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Healthcare: Brother expounds on third-party cartridge “risks”

February 1, 2019

In an article written for HospitalHealth by Brother International Australia, the OEM has been describing the “risks” involved in using third-party cartridges for printers in clinics and medical practices.

Brother writes that while, “As a whole, Australian medical clinics are very good at meeting their obligations and responsibilities”, something that can be overlooked is the toner used in their printers. Brother states that if the wrong toner is used, this could “be a bigger potential hazard than even the drugs administered and prescribed by the clinic.”

Likening ‘generic’ third-party toner to generic drugs, Brother says the appeal of such toner cartridges lies in their low cost of purchase; but, the OEM continues, “there isn’t the same legal or regulatory oversight in the production of toner, and this potentially creates significant problems”.

Brother says there are two principle risks involved in the use of third-party, the first being leakage. The OEM says it compiled a report testing its toner against “the quality of 10 third-party toners designed to operate on Brother’s platform”, and the third-party toners demonstrated “a significant trend of toner leakage”, with the report stating, “At the end of testing, Brother was the only toner cartridge brand to leave the printer in a clean condition. Without exception, all third-party brands tested left toner deposits inside the machine.”

A secondary risk was cited as smudging, caused by the inability of the third-party toner to bond “properly” with the page.

As a result of both these risks, says Brother, “third-party toner supplies are not good value for money” as the residue they leave behind in printers means the machines have to be cleaned more often and replaced more frequently. The OEM continues, “the average third-party toner brand was tested to only produce 38 percent of the printed yield of Brother toner cartridges.”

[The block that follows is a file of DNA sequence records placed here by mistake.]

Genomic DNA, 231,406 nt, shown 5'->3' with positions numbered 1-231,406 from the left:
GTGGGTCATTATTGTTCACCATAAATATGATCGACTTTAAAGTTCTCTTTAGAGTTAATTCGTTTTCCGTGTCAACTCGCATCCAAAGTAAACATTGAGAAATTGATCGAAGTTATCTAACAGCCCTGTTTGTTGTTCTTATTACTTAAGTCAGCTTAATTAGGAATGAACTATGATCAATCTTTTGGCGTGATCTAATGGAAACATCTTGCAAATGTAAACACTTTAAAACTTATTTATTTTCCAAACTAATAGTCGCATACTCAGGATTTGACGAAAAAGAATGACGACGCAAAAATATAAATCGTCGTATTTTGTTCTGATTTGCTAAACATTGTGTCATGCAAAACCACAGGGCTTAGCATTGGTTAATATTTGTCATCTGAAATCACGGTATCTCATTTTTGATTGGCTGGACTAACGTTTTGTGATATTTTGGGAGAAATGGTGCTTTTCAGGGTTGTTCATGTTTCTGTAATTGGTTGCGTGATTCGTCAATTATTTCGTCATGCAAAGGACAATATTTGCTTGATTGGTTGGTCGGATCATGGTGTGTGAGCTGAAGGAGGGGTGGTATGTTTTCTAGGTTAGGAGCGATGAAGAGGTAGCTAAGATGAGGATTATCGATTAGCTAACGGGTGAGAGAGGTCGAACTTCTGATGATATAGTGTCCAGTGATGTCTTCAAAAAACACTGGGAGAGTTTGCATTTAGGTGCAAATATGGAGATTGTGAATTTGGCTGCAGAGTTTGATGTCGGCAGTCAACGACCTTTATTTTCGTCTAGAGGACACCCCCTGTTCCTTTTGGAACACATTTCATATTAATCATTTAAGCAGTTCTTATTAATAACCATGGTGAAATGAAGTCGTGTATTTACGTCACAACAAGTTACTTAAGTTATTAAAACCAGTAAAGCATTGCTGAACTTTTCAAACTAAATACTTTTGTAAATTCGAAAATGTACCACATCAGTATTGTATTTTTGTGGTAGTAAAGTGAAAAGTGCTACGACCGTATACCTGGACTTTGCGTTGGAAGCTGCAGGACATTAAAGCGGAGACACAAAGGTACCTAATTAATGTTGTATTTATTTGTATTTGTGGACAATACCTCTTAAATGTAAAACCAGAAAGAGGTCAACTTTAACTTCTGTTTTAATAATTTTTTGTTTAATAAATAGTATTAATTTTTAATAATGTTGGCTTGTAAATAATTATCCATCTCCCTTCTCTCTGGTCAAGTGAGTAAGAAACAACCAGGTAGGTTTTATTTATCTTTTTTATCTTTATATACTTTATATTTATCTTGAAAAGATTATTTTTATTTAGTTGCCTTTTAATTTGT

In terms of healthcare environments, Brother warns that “poor-quality toner cartridges” can “introduce toner particles into the air and to people via contact.” Breathing in large quantities of these particles “carries a risk of irritation to the respiratory system, increased difficulty in breathing, sneezing and coughing.” Brother also says that if it comes into contact with eyes this can result in “eye irritation” while ingested toner can trigger stomach ache.

Brother Commercial Manager, Luke Howard, said, “Some Doctors or Office Administrators at clinics have the perception that generic toners go through the same stringent manufacturing and approval process as first-party toners,” adding, “They’re used to expecting safety and reliability from generic drugs, and expect the same to be true in other areas.

“In order to maintain the health safety standards of a clinical environment, it’s important to purchase genuine consumables from the original manufacturer,” Luke went on. “In order for toner to fuse onto the page correctly, the compound of the toner is designed to be fused at the temperatures that is set in a laser printer; this is something that only the manufacturer can properly test during the manufacturing process.”

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